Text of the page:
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Limit on # of Methods?  RSS feed

 
Nathan Leniz
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Is there any kind of style guidance regarding the number of methods one should use before breaking them up into different variables?



Any guidance would be appreciated. I know what I want to do, but I'm working on a project with others and I don't want to be writing in hieroglyphs.
Edited to remove evidence of typing while drunk.
[ January 01, 2007: Message edited by: Nathan Leniz ]
 
Ilja Preuss
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google for "law of demeter"
 
fred rosenberger
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Personally, i'd say one. I'm sure others will disagree.

When you chain calls together like this, what happens when one call fails, or returns a null? you get an error message like:

NPE on this line: methodA().methodB(methodC(methodD(something))).methodE()

you have no idea which of the 5 methods failed, and it can be a bear to fix. One of my mentors from years ago always said "one line should do one thing".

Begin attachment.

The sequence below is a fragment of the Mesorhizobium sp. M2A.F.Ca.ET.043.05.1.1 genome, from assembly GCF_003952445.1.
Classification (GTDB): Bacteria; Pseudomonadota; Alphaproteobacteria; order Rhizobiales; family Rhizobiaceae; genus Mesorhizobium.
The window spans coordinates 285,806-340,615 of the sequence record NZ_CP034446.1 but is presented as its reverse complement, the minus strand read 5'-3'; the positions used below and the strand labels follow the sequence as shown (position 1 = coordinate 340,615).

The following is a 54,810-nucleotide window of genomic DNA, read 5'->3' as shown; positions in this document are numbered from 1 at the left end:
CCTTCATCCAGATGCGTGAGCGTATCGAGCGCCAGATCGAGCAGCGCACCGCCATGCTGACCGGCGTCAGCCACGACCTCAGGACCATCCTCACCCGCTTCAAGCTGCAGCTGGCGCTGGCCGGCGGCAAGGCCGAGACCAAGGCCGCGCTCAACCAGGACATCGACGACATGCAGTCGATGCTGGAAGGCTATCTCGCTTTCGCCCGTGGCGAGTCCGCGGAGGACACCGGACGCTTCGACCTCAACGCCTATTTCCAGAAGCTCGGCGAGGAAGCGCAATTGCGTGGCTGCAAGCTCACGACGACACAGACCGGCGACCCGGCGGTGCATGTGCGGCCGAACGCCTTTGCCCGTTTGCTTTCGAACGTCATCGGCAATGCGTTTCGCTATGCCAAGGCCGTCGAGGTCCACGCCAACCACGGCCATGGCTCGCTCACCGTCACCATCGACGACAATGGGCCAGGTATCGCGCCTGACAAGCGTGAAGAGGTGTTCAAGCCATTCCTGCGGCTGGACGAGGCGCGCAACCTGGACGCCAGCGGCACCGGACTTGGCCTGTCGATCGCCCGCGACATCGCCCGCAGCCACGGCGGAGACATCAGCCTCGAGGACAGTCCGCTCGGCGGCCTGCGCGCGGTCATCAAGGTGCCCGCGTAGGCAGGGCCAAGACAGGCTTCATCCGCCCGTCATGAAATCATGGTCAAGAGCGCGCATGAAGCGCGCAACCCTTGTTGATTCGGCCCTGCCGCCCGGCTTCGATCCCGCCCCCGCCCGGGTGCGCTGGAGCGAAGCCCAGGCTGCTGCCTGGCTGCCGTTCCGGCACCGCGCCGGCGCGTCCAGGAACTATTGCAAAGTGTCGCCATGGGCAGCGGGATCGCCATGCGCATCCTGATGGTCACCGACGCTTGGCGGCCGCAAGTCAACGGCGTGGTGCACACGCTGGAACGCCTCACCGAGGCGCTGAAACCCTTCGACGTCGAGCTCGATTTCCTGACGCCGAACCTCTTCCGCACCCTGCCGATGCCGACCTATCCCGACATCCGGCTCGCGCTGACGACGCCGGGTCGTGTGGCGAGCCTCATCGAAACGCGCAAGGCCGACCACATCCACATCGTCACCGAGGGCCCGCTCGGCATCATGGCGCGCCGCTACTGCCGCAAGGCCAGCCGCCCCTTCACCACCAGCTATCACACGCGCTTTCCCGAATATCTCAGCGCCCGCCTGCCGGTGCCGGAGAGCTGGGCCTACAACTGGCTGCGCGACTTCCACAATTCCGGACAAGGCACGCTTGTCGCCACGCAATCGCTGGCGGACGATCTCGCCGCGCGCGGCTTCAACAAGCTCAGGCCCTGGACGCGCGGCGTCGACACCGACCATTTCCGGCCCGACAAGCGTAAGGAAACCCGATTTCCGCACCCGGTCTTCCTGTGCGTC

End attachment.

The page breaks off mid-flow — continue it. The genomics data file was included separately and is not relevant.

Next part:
Yes, it sometimes makes for code that looks a little strange, but doing it that way has usually served me pretty well.
 
Scott Johnson
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For me, there is not a single answer. It depends on how complex and expensive the methods are and how readable the code is.

If a method in the chain is complex, somewhat likely to fail, or the result needs to be logged, I'd separate it out.

If the method is a simple method like a .toString() on an object that can't be null, I see no reason not to inline it.

If the method is expensive to execute, is called multiple times and you can save time by storing the result, then do so.

If the intent of the code is obscured by chaining the methods, then break the methods out into separate lines.

I think it's a judgment call that has to be made on a case-by-case basis.
[ January 01, 2007: Message edited by: Scott Johnson ]
 
Dan Fowler
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I agree that it is an issue that should be taken on a case-by-case basis, but I personally say one. One reason I say this is because it can make code a lot easier to debug if you just do one thing per statement.
 
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